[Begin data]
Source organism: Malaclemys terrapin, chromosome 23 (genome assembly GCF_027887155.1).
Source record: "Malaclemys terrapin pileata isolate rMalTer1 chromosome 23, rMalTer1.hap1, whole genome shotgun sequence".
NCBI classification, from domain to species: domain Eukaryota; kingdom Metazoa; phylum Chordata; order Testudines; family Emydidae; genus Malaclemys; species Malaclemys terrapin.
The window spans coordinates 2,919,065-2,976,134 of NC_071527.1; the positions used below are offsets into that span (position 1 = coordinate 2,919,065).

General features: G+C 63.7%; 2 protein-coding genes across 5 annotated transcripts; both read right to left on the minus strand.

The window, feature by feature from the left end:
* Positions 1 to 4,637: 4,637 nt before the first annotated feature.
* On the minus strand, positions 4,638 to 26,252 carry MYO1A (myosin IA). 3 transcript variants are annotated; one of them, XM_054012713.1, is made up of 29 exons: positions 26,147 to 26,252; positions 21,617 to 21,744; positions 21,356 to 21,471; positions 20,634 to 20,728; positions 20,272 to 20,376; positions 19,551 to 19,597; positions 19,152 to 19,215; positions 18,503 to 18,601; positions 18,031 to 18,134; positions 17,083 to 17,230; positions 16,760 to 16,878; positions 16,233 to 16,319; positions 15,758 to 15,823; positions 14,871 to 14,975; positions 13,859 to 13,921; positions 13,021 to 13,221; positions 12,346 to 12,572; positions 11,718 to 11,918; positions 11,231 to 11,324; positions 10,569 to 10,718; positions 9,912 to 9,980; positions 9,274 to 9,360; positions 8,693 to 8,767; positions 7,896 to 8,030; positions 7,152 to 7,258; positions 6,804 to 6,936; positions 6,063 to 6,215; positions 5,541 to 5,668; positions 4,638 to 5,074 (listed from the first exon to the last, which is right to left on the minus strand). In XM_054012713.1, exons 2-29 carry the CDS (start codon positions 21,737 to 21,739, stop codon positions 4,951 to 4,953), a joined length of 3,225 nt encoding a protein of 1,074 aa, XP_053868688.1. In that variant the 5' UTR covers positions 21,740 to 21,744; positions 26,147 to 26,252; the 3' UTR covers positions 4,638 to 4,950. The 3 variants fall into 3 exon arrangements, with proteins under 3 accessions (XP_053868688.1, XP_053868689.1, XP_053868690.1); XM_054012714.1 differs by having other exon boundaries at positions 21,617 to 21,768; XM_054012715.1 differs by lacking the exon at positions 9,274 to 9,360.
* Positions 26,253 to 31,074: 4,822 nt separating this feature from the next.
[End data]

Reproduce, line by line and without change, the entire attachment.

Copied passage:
Source organism: Malaclemys terrapin, chromosome 23 (genome assembly GCF_027887155.1).
Source record: "Malaclemys terrapin pileata isolate rMalTer1 chromosome 23, rMalTer1.hap1, whole genome shotgun sequence".
NCBI classification, from domain to species: domain Eukaryota; kingdom Metazoa; phylum Chordata; order Testudines; family Emydidae; genus Malaclemys; species Malaclemys terrapin.
The window spans coordinates 2,919,065-2,976,134 of NC_071527.1; the positions used below are offsets into that span (position 1 = coordinate 2,919,065).

General features: G+C 63.7%; 2 protein-coding genes across 5 annotated transcripts; both read right to left on the minus strand.

The window, feature by feature from the left end:
* Positions 1 to 4,637: 4,637 nt before the first annotated feature.
* On the minus strand, positions 4,638 to 26,252 carry MYO1A (myosin IA). 3 transcript variants are annotated; one of them, XM_054012713.1, is made up of 29 exons: positions 26,147 to 26,252; positions 21,617 to 21,744; positions 21,356 to 21,471; positions 20,634 to 20,728; positions 20,272 to 20,376; positions 19,551 to 19,597; positions 19,152 to 19,215; positions 18,503 to 18,601; positions 18,031 to 18,134; positions 17,083 to 17,230; positions 16,760 to 16,878; positions 16,233 to 16,319; positions 15,758 to 15,823; positions 14,871 to 14,975; positions 13,859 to 13,921; positions 13,021 to 13,221; positions 12,346 to 12,572; positions 11,718 to 11,918; positions 11,231 to 11,324; positions 10,569 to 10,718; positions 9,912 to 9,980; positions 9,274 to 9,360; positions 8,693 to 8,767; positions 7,896 to 8,030; positions 7,152 to 7,258; positions 6,804 to 6,936; positions 6,063 to 6,215; positions 5,541 to 5,668; positions 4,638 to 5,074 (listed from the first exon to the last, which is right to left on the minus strand). In XM_054012713.1, exons 2-29 carry the CDS (start codon positions 21,737 to 21,739, stop codon positions 4,951 to 4,953), a joined length of 3,225 nt encoding a protein of 1,074 aa, XP_053868688.1. In that variant the 5' UTR covers positions 21,740 to 21,744; positions 26,147 to 26,252; the 3' UTR covers positions 4,638 to 4,950. The 3 variants fall into 3 exon arrangements, with proteins under 3 accessions (XP_053868688.1, XP_053868689.1, XP_053868690.1); XM_054012714.1 differs by having other exon boundaries at positions 21,617 to 21,768; XM_054012715.1 differs by lacking the exon at positions 9,274 to 9,360.
* Positions 26,253 to 31,074: 4,822 nt separating this feature from the next.